Currently, the arts center occupies two floors with 118 studios. More than 150 studio artists, from painters and sculptors to a guitar maker, lease studio space and exhibit their work at the arts center.

— Richard Foster

Would You Like Fries With That Political Statement?

Following NATO's blunderous bombing of the Chinese Embassy in Belgrade, protesters in China stoned the U.S. Embassy and broke windows in McDonald's restaurants.

And here at home, a lone dissident apparently showed his or her solidarity with the Chinese by spray-painting the deeply political statement "Go China Go!" on the McDonald's in Carytown.

Style Weekly received a "communiqué" by anonymous e-mail claiming responsibility for the vandalism. "Anyone can revolt! The spray paint cost $1," the mysterious vandal writes.

Hmmm ... we understand the Chinese lashing out at all symbols of America in their homeland, but attacking a McDonald's here? We're relatively certain those weren't Mcmissiles that fell over Belgrade.

Still, the spray painter argues, "The protesters in China have made the connection between the U.S. war machine and corporate imperialism."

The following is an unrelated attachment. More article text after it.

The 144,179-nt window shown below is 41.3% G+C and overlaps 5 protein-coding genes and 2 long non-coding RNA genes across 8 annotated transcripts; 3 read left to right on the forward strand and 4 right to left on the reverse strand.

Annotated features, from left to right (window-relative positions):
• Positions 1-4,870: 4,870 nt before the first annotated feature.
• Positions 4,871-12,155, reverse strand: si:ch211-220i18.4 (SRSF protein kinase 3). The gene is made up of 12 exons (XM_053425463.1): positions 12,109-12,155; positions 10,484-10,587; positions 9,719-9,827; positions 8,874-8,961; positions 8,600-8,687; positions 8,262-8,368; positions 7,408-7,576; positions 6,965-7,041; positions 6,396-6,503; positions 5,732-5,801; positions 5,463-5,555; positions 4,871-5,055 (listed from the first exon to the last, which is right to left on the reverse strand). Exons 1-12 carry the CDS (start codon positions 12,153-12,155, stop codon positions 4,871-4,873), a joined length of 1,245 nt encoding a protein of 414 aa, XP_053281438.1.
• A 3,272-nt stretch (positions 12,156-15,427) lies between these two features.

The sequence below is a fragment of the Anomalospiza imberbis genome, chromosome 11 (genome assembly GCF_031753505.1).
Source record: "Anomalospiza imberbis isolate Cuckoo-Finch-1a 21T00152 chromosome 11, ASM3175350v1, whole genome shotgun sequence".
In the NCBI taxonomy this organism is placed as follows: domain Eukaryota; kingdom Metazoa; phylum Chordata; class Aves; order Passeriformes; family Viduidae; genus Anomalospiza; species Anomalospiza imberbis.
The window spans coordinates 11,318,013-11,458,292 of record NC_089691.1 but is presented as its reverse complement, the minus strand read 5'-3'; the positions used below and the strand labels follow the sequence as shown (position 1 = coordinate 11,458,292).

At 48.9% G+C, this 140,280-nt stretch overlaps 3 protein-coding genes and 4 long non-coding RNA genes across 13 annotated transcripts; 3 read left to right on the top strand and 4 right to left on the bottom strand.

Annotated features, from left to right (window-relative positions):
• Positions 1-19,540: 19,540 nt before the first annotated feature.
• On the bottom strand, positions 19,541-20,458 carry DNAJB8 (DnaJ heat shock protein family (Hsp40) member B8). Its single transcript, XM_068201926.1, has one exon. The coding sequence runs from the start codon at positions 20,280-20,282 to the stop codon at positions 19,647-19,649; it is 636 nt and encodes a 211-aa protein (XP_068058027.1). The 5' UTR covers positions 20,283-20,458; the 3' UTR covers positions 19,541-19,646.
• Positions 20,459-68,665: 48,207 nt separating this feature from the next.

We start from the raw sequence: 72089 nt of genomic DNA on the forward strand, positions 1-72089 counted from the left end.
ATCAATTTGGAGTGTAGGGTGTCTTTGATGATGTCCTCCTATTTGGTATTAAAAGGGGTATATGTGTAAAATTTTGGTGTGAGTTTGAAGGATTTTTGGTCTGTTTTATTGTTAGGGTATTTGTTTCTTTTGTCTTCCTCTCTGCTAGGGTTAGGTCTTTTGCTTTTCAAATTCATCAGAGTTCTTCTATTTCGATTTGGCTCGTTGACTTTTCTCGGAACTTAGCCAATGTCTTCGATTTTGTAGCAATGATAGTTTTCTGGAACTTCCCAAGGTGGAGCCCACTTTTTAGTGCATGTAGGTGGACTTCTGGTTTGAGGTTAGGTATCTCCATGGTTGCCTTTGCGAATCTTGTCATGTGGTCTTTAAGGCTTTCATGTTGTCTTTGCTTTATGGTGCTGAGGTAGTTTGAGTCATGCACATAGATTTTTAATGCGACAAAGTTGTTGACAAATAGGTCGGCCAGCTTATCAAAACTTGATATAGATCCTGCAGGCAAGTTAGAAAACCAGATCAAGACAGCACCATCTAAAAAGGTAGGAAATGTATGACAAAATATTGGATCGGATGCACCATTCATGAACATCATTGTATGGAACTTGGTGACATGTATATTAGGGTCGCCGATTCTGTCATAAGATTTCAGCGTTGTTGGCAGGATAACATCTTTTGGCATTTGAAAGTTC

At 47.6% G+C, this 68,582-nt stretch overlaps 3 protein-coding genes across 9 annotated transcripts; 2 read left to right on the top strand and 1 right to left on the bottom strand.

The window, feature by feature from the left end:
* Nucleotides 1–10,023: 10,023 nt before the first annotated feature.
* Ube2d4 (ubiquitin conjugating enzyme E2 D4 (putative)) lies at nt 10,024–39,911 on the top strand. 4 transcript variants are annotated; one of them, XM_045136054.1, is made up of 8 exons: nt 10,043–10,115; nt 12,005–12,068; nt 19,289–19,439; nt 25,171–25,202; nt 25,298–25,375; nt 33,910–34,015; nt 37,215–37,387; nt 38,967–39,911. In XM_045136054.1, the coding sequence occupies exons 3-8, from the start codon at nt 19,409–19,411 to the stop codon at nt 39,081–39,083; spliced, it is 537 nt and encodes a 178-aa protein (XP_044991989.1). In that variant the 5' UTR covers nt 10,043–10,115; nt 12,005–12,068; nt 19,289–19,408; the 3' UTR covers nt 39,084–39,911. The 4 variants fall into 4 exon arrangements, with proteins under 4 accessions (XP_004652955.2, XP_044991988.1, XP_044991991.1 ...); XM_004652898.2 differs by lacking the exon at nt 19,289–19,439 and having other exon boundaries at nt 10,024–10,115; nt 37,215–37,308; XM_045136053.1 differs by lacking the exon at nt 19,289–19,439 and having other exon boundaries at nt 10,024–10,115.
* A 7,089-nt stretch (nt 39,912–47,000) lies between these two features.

A perplexed manager at the Carytown McDonald's said the restaurant has already painted over the graffiti and did not call police. She could not say whether her store had individually contributed to the American military industrial complex.

— R.F.

This Pig's a Real Ham

Fran Martin's pig is in hot water. When a neighbor discovered that a Vietnamese potbellied pig named Smithfield was living at the Martins' Stratford Hills home, she called Animal Control and demanded that the pig be removed. Now, disgruntled neighbor and pig have met, and the neighbor has rescinded her request. She wants Smithfield to stay.

"He is a very talented pig," Martin says.

Smithfield has amazed community groups with his tricks and abilities. He can sit down, stand up, shake hands, balance treats on his nose, turn in circles, bow and stick out his tongue.

"He's not just any pig," Martin says, "but the neighborhood pig, the community pig. He's the neighborhood celebrity."

Smithfield also paints. Martin taught Smithfield to grasp a paintbrush in his mouth and stroke the canvas. He's been slopping paint since January.

All this talent makes Smithfield a busy pig. He has appeared at the State Fair, the Science Museum of Virginia's ZOOMzone, and recently, donated one of his paintings to a benefit wine dinner and fantasy auction sponsored by Ruth's Chris Steak House.